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Posted 11-02-2011 10:22 PM
(3312 views)

Hi everyone!

I am fairly new to SAS. Maybe you could help me with two problems:

1. I am trying to export the quantiles for several consecutive variables with the PROC UNIVARIATE procedure. However, even though I am mentioning all variables in the VAR statement (VAR x1-x200) the output just shows the results for one of the variables. Is there a way to export the quantiles of all variables at once?

2. There are several variables (including the observations) which I would like to sum up. I'm well aware of the SUM function. What I'm looking for is a way in creating n new variables, each a sum of the already existing variables.

In detail: x1= a1+....+a100, x2=a101+...+a200,. ..... a50=a4900+...+a5000

Since I would rather not type in all SUM commands by hand I would be glad if one of you had an idea. I've already thought about arrays abut couldn't think of an appropriate way.

Looking forward to your help! THANK YOU!

1 ACCEPTED SOLUTION

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That seems odd--I ran that code on existing data and got all the quantiles for each variable, named as per x1_p30 (30th percentile of x1), x1_p60 (60th percentile of x1), etc.

Unfortunately, I agree that the decimal place thing doesn't work for PROC MEANS, and for PROC UNIVARIATE, it gets complicated with the pctlpts and pctlpre options. However, I got the following to work quite well, and the variables px12_5, px197_5, px22_5, px297_5, px32_5, px397_5, px42_5, and px497_5 are in the output dataset with labels that look like "the 2.5000 percentile, x1", etc.:

proc univariate data=tryit;

var x1-x4;

output out=checkit2

pctlpts= 2.5 97.5

pctlpre= px1-px4;

run;

If you are only getting a single value, I have no idea what might be going on, unless you have BY, CLASS or WHERE statements that essentially partition the data before processing. Can you show your code?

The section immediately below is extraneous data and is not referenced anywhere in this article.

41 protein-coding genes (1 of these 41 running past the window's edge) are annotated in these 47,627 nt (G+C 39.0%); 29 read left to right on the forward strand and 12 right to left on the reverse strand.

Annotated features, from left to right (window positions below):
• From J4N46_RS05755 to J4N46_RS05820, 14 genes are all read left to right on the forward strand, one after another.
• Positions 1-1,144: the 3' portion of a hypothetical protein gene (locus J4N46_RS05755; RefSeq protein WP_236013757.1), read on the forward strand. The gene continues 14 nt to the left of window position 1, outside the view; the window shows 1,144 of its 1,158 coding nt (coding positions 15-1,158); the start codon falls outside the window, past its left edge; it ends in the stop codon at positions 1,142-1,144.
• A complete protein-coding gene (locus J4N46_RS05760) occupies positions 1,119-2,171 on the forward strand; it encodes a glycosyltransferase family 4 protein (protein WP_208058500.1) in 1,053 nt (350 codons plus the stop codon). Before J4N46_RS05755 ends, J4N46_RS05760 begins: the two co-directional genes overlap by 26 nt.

Steve Denham

** **

20 REPLIES 20

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Not sure if I correctly understand your requests. If I do, for Q1, use ods. Take a look at:

For Q2, couldn't you just use a variable list? E.g.,

data have;

input a b c;

sum=sum(of a--c);

cards;

12 0 36

0 0 20

30 29 0

1 30 4

55 0 0

0 12 0

;

If the variables are as shown in your example, you could also use a numbered variable list an not have to worry about the actual order of the variables in your dataset. e.g.

sum=sum(of a1-a5000);

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Thank you art297 for your quick reply!

Unfortunately my problems still remain. Please excuse my vague description.

To Question 1: I'd like to create a new dataset and not a table with the quantiles of the variables. I've used the following code:

*proc univariated data=x;*

*Var x1 x2 x3*

*output out= quantiles pctlpts=90.0, 60.0, 30.0, pctlpre=q;*

*run;*

However as mentioned in my original post, the dataset just gives me the result for one variable. Is there a way to export the quantiles of all variables at once?

To question 2: I am well aware of the sum(of....) command. In fact it's what I'm using at the moment. Though, I'm having lots of variables and I'd like sum up 100 of them in every new variable, i. e. not all in one variable - cause in this case the sum(of x1-x5000) would be the way to go.

In detail:

x1=a1+....+a100

x2=a101+....+a200

....

x50=a4900+....+a5000

At the moment the only way I can think of is the sum(of ...) command for every new variable - i.e. x1=sum(of a1 to a100). But that would mean a lot of typing for creating 50 new variables.

I hope you get a better picture of my difficulties. Maybe you could help me out Thank you for your effort!!!

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What about shifting to PROC MEANS from UNIVARIATE?

This should give an output dataset named work.want with variables x1_P30, x1_P60, x1_P90, x2_P30, etc.

proc means noprint data=have;

var x1-x200;

output out=want p30= p60= p90=/autoname;

run;

Steve Denham

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And, in addition to Steve's advice, couldn't you do the sums with something like:

data have (drop=a: y:);

array a(5000);

array x(50);

array y(100);

retain a (5000*1);

do i=1 to 4901 by 100;

do j=0 to 99;

y(j+1)=a(i+j);

end;

k+1;

x(k)=sum(of y:);

end;

run;

However, I'm not sure what you mean by you want a dataset rather than a table. The words may be getting in the way, thus I think you'll have to explain what you mean by a "dataset".

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Thank you Steve and art297 for your great support!

To Steve's advice:

I've tried the PROC MEANS procedure but it won't let me output more than one quantile (i.e. p90 or p60) at once. In addition to that it does not seem to work for quantiles with decimal places (i.e. 99.9%).

To Art297's advice: